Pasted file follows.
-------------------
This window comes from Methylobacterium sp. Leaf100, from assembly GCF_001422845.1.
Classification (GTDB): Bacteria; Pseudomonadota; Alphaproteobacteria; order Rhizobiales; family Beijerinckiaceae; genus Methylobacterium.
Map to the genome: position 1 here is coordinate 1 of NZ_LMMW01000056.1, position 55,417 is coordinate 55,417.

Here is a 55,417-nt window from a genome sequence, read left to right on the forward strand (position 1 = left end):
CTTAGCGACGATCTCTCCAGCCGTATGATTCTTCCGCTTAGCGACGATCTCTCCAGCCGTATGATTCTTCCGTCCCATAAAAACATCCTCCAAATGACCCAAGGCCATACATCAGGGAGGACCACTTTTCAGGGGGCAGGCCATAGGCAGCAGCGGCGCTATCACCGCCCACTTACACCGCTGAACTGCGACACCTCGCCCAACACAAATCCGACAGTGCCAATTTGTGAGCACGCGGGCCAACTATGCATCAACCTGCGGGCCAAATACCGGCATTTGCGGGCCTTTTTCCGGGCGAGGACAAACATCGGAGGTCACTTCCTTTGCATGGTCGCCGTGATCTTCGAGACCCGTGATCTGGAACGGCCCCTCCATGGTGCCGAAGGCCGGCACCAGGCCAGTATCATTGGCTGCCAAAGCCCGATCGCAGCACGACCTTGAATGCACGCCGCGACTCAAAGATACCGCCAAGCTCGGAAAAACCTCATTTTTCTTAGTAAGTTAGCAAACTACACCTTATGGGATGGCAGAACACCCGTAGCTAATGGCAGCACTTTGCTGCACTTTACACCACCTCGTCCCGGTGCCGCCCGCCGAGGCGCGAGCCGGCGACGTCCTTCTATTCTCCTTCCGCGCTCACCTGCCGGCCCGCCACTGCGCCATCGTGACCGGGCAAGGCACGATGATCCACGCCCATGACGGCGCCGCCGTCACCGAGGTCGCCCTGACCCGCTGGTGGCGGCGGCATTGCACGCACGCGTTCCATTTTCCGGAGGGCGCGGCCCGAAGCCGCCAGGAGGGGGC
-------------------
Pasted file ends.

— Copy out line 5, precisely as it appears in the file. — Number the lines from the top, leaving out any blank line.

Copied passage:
CTTAGCGACGATCTCTCCAGCCGTATGATTCTTCCGCTTAGCGACGATCTCTCCAGCCGTATGATTCTTCCGTCCCATAAAAACATCCTCCAAATGACCCAAGGCCATACATCAGGGAGGACCACTTTTCAGGGGGCAGGCCATAGGCAGCAGCGGCGCTATCACCGCCCACTTACACCGCTGAACTGCGACACCTCGCCCAACACAAATCCGACAGTGCCAATTTGTGAGCACGCGGGCCAACTATGCATCAACCTGCGGGCCAAATACCGGCATTTGCGGGCCTTTTTCCGGGCGAGGACAAACATCGGAGGTCACTTCCTTTGCATGGTCGCCGTGATCTTCGAGACCCGTGATCTGGAACGGCCCCTCCATGGTGCCGAAGGCCGGCACCAGGCCAGTATCATTGGCTGCCAAAGCCCGATCGCAGCACGACCTTGAATGCACGCCGCGACTCAAAGATACCGCCAAGCTCGGAAAAACCTCATTTTTCTTAGTAAGTTAGCAAACTACACCTTATGGGATGGCAGAACACCCGTAGCTAATGGCAGCACTTTGCTGCACTTTACACCACCTCGTCCCGGTGCCGCCCGCCGAGGCGCGAGCCGGCGACGTCCTTCTATTCTCCTTCCGCGCTCACCTGCCGGCCCGCCACTGCGCCATCGTGACCGGGCAAGGCACGATGATCCACGCCCATGACGGCGCCGCCGTCACCGAGGTCGCCCTGACCCGCTGGTGGCGGCGGCATTGCACGCACGCGTTCCATTTTCCGGAGGGCGCGGCCCGAAGCCGCCAGGAGGGGGC